Dante’s Divine Intellect

May 20, 2019 by Essay Writer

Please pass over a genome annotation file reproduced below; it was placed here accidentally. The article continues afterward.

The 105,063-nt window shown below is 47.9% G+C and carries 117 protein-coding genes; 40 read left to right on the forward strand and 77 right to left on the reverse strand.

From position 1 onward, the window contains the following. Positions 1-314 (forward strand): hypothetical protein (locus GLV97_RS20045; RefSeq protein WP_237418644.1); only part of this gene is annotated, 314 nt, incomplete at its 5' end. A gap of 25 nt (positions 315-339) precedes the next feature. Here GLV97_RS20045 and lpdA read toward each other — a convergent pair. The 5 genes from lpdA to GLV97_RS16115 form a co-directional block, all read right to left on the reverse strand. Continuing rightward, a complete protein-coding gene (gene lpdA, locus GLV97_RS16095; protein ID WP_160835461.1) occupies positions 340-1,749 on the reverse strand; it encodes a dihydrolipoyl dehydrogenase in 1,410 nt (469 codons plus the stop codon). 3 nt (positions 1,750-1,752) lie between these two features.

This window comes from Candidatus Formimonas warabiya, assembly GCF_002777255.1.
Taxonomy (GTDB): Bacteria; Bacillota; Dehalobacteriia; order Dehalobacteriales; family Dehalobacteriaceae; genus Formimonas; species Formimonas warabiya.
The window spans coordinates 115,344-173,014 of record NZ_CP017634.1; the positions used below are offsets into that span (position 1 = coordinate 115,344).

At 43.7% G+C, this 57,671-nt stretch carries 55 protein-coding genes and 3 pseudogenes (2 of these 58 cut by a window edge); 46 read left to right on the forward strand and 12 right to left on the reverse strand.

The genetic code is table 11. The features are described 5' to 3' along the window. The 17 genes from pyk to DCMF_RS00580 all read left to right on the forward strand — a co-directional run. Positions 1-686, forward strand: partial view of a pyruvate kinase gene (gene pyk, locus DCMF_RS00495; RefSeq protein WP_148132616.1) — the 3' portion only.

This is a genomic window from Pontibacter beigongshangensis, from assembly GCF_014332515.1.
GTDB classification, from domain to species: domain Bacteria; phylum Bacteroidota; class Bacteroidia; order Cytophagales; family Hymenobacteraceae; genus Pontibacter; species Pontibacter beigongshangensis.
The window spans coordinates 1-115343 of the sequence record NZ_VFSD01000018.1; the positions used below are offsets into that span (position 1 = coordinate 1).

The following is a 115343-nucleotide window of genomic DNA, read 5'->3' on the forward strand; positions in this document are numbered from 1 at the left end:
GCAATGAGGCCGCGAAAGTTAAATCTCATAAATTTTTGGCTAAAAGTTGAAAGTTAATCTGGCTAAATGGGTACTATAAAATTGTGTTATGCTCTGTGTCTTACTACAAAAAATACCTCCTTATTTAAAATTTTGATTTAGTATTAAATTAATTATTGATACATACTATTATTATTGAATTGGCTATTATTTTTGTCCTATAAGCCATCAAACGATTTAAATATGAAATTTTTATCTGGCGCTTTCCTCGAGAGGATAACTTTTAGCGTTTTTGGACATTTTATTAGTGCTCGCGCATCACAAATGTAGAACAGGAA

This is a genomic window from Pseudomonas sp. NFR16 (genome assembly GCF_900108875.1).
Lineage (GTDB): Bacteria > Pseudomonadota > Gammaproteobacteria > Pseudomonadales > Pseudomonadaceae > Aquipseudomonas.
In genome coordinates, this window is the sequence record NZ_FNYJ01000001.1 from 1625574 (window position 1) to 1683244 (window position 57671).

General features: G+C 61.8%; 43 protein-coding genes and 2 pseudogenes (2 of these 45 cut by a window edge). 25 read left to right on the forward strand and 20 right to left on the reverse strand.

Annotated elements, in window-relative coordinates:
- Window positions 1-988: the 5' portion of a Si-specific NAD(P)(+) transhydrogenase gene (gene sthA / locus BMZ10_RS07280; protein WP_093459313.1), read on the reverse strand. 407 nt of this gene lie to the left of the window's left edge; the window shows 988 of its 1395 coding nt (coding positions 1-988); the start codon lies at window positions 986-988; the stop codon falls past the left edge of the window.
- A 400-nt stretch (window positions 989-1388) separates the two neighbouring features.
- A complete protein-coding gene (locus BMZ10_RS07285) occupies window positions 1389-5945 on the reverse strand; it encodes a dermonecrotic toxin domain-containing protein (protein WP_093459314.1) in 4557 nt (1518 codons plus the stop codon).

In Canto XI of Dante’s Inferno, Virgil carefully explains the layout of hell to his student, Dante. Toward the end of his speech, Virgil says that “Sodom and Cahors” are “speak[ing] in passionate contempt of God,” (XI, 50-51), and divine will thus relegates them to the seventh circle. The sin of the Sodomites is clear for Dante, who poses no question on the matter, sodomy perhaps being an obvious affront to God which the bible directly addresses. However, the sin of “Cahors,” namely usury, is not clear to Dante. He asks Virgil to “unravel” the “knot” in his mind, since there is no obvious reason why a usurer – a money lender essentially – deserves any punishment at all for a crime which does not necessarily involve dishonesty, and certainly is not violent in nature.Independent of the question itself, the very fact that Dante is comfortable enough to ask Virgil anything reveals a certain intimacy between the two characters. The student-teacher relationship need not be interactive. An interaction implies an equality. Dante could very well have written a Virgil who talks but does not listen, much like the Virgil who wrote the Aeneid; there is no dialogue when one reads an epic poem. Dante’s Virgil allows Dante into his intellectual circle, both by listening to Dante, as he does here, and by introducing Dante to other master poets, as he does in Canto IV. Virgil even says that the “pupil imitates his master,” which, as we shall see, has an entirely separate meaning, but does refer back to the relationship between this pupil and his master as well.What is especially remarkable though in the way that Virgil addresses Dante’s question is that he is at first condescending. By beginning with, “Philosophy, for one who understands…” Virgil effectively mocks Dante, since Dante is certainly familiar with classical literature (as is evidenced by the Divine Comedy itself). Thus, Dante is on Virgil’s level in one sense, and far below him in another, which is true in the grand scheme of the work: Dante is only beginning to understand the workings of the divine order by Canto XI, while Virgil borders on omniscience throughout. Furthermore, Dante has not yet eclipsed Virgil as a poet, since at this point the Inferno is hardly begun, while the Aeneid presents Virgil’s view of Hades from top to bottom..In Dante’s hell specifically, the reason that usury is a deadly sin is very confusing, which is why Dante calls it a “knot.” Unlike other sins, usury is not on its face a dreadful immorality. Virgil approaches the issue at first philosophically, making the profoundly esoteric claim that “nature follows… the Divine Intellect and the Divine Art.” The idea “nature” is therefore composed of these two abstract elements. The “Intellect,” coming first, must be at the root of the “Art,” since intellect must precede production, as in the Platonic doctrine of the “essence” of a thing preceding the existence of a thing. The “Intellect” is the potential; the art is the result. In concrete terms, the “Intellect” must therefore be the primordial “stuff” from which everything is made, and the “Art” therefore must be the process of making it into something tangible or usable. From this, then, we can deduce that “Intellect” is literally the stuff that God provides to enable us to live – the land, the fruit, the animals – and “Art,” the process of sustaining ourselves by using that stuff, the labor.This interpretation fits perfectly with the rest of the passage. Virgil elaborates on the idea of nature as being the process of going from intellect to art by citing Aristotle’s Physics, wherein Aristotle apparently proves that “when it can, your art would follow nature.” Our “art,” as it were, is not very different from the Divine Art, since God is the source of all that we do (as Saint Augustine says over and over again). Our “art” is our method of self-sustenance as determined by God, since God has given us the tools we need to employ our method (“intellect”). Therefore, we are learning from God “just as a pupil imitates his master.” We are, then, “God’s pupil,” which is an apt analogy since self-sustenance is really a type of creation: Planting and harvesting crops is the human version of making the universe. Virgil goes on to say that our “art” or production “is almost God’s grandchild.” This analogy sums up everything Virgil has previously said and foreshadows his later comments, as it works in several different ways. First, if the Divine Intellect leads to the Divine Art, and if our art is a derivative of the Divine Art, then our art is indeed the “grandchild” of nature, since it is the offspring of the Intellect and the Art, which are in a way the offspring of nature herself. Second, we are all in some sense God’s grandchild, as we are all sons or daughters of Adam. Finally, the idea that our “art” is “almost God’s grandchild” reveals the egregiousness of any sin, as we all can imagine a child who is disrespectful to his grandfather more easily than a man who is disrespectful to the abstract “God.” Thus we are further prepared for all the terrible punishments that we will encounter in the coming cantos.Furthermore, the idea of our art being “God’s grandchild” is clearly an allusion to the biblical concept that we are made in “God’s image,” as it says in Genesis. It is therefore perfectly fitting that Virgil makes the allusion, asking Dante to “recall” how Genesis “begins.” What Virgil asks us to focus on though is not how we were made, but what Adam had to do to “make [his] way” and thus what “men” in general are supposed to do “to gain their living.” The Genesis story teaches that Adam must “in toil eat of [the tree] all the days of [his] life…” and must “eat of the plants of the field.” (Genesis, 2.17). To be moral then is to procure wealth (sustenance) through work, turning the “Divine Intellect” through “art” or human labor into life-giving food. Finally, the “knot” has been “unraveled” for Dante. The usurer “prefers another pathway,” meaning that a money lender does not seek to sustain himself by using “stuff” for “life.” A usurer by definition uses money to make money. Thus he is cut off both from “Intellect” and “Art,” or, as Virgil puts it, “he scorns both nature in herself and art,” as “his hope is elsewhere.” A banker, for example, charges a fee in exchange for loaning money. Nowhere is he working to produce anything, in contrast to Adam who is a “producer” in the most basic sense. Instead, he is using others as a means of life: in Dante’s pre-capitalist economic system, he is a parasite. He is a fraud of the highest magnitude because at first he appears to be doing nothing wrong. As we see in the usurers’ punishment in Canto XVII, their “outer semblance” is very normal. Only upon looking closer does one make out that they are “adorned with twining knots and circlets,” the word “knots” of course referring back to Dante’s original confusion, his own personal “knot” of the mind.After Virgil has made everything clear, he tells Dante to “follow.” The word “follow” (in Italian “seguimi”) is the same word that Virgil had used to refer to art “following” (“segue”) nature. This repetition underscores the divine presence throughout the Comedy, showing us that Dante is “following” a path that was set for him by the higher power. The reason that it is “time to move” is that Dante now understands why the usurer is a sinner. This means that what is propelling the story forward is Dante’s progressive education. At points of confusion, we stop to try to understand. Once the issue is clear, we move on. This gives us a key into understanding the whole work, in that it shows that Dante is on this divine path in order to learn from it. From that we can deduce that we too are on the same path in order to distinguish the moral from the immoral. Dante serves as our Virgil.Another subtlety within the text that demands a wide-angled literary lens to see is the mixing of secular doctrine with Christian doctrine. Dante has moved seamlessly from Aristotle to Genesis, so that his argument holds on every conceivable level. He even seems to make a indirect reference to the fact that the ideas of the respective schools of thought are both in perfect harmony with the claim – which can be interpreted in a multitude of ways – that “[our] art would follow nature.” Our art could very well be a combination of philosophy and science: Aristotle coins the term “metaphysical” in his work Physics. And our art, our logic, does not contradict in the least with the inescapable nature that God creates in Genesis. In fact, it “follows” directly from Genesis.One final possible interpretation of “your art” (as Virgil says to Dante) is the Comedy itself. The Comedy is a poetical depiction of the divine order as Dante sees it. This is in a way a contradiction, because no human could ever wholly grasp the divine order. Dante seems to recognize that when he has Virgil say that his “art is almost God’s grandchild,” the word “almost” being key. The connection to the divine mind is irrefutable, as art follows nature, but Dante subtly admits his own humanity. Just as Dante is in one sense the teacher (the writer) and in another the student (Virgil’s “pupil”), so too is he in one sense divine, and in another sense human. Perhaps this is how Dante wants us to see him throughout the Comedy. The only way that we could trust him is if he is omniscient like God throughout the whole of the work, while the only way that we could learn from his journey is if he is as ignorant as the reader at the same time.The only certain conclusion that one can draw from this incredibly rich passage is that there are a thousand possible conclusions that one could draw, a thousand possible interpretations of a phrase like “Divine Intellect.” Not one plausible interpretation however seems to contradict with any other plausible interpretation. This means that Dante has deliberately layered his text just as he has layered hell. We must then, like Dante, work our way carefully through the divine path, asking deeper and deeper questions of our teacher along the way, striving to “unravel” all of our “knots” as we descend further and further down through the spiraling realm of ideas called the Inferno until we have probed deep enough to finally ascend upwards toward the Divine Intellect as nature had always intended.